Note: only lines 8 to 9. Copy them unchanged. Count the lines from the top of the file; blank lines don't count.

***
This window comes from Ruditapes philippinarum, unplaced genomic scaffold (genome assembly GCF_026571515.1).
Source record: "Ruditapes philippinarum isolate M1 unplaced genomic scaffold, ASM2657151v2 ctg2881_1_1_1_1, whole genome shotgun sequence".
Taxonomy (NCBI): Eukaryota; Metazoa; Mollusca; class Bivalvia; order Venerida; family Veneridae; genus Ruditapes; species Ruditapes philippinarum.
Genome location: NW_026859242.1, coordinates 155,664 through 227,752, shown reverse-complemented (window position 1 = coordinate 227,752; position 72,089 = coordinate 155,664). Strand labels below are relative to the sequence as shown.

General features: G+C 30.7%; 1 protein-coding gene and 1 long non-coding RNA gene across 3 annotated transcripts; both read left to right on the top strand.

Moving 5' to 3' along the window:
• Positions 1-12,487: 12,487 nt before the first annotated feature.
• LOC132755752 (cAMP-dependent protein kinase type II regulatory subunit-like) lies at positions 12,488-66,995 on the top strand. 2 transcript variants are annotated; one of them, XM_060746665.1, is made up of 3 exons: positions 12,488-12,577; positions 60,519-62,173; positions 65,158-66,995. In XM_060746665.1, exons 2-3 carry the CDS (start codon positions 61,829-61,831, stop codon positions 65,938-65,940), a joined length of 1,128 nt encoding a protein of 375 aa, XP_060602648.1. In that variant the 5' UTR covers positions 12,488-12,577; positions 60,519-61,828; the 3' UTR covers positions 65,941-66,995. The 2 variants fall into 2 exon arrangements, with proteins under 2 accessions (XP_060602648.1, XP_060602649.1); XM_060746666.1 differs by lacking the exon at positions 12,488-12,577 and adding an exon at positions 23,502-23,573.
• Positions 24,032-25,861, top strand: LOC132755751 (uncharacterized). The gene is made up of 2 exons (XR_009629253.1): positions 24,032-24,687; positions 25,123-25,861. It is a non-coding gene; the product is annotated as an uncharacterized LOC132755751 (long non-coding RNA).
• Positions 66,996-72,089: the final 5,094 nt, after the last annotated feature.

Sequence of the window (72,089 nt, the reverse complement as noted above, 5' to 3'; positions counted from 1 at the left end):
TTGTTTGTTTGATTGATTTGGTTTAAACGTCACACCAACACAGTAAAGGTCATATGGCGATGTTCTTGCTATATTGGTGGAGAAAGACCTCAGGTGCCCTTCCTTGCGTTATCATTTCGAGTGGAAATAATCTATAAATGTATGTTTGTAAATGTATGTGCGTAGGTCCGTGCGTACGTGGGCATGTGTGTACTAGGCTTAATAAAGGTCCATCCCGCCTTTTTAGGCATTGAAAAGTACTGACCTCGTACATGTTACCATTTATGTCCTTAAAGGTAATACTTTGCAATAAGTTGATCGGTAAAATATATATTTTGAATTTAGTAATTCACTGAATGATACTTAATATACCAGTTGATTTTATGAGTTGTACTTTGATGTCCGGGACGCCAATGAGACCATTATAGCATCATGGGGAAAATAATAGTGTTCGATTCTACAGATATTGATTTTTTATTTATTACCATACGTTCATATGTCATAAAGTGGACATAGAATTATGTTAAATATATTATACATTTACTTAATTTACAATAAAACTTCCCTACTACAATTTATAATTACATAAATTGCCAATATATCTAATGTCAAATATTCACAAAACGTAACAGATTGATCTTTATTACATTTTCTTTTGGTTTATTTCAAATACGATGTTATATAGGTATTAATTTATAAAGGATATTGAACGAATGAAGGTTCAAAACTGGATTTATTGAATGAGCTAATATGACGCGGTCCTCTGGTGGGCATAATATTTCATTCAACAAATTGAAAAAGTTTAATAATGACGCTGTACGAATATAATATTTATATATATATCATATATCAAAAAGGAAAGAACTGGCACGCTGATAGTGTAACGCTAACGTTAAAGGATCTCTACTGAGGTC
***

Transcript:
• LOC132755752 (cAMP-dependent protein kinase type II regulatory subunit-like) lies at positions 12,488-66,995 on the top strand. 2 transcript variants are annotated; one of them, XM_060746665.1, is made up of 3 exons: positions 12,488-12,577; positions 60,519-62,173; positions 65,158-66,995. In XM_060746665.1, exons 2-3 carry the CDS (start codon positions 61,829-61,831, stop codon positions 65,938-65,940), a joined length of 1,128 nt encoding a protein of 375 aa, XP_060602648.1. In that variant the 5' UTR covers positions 12,488-12,577; positions 60,519-61,828; the 3' UTR covers positions 65,941-66,995. The 2 variants fall into 2 exon arrangements, with proteins under 2 accessions (XP_060602648.1, XP_060602649.1); XM_060746666.1 differs by lacking the exon at positions 12,488-12,577 and adding an exon at positions 23,502-23,573.
• Positions 24,032-25,861, top strand: LOC132755751 (uncharacterized). The gene is made up of 2 exons (XR_009629253.1): positions 24,032-24,687; positions 25,123-25,861. It is a non-coding gene; the product is annotated as an uncharacterized LOC132755751 (long non-coding RNA).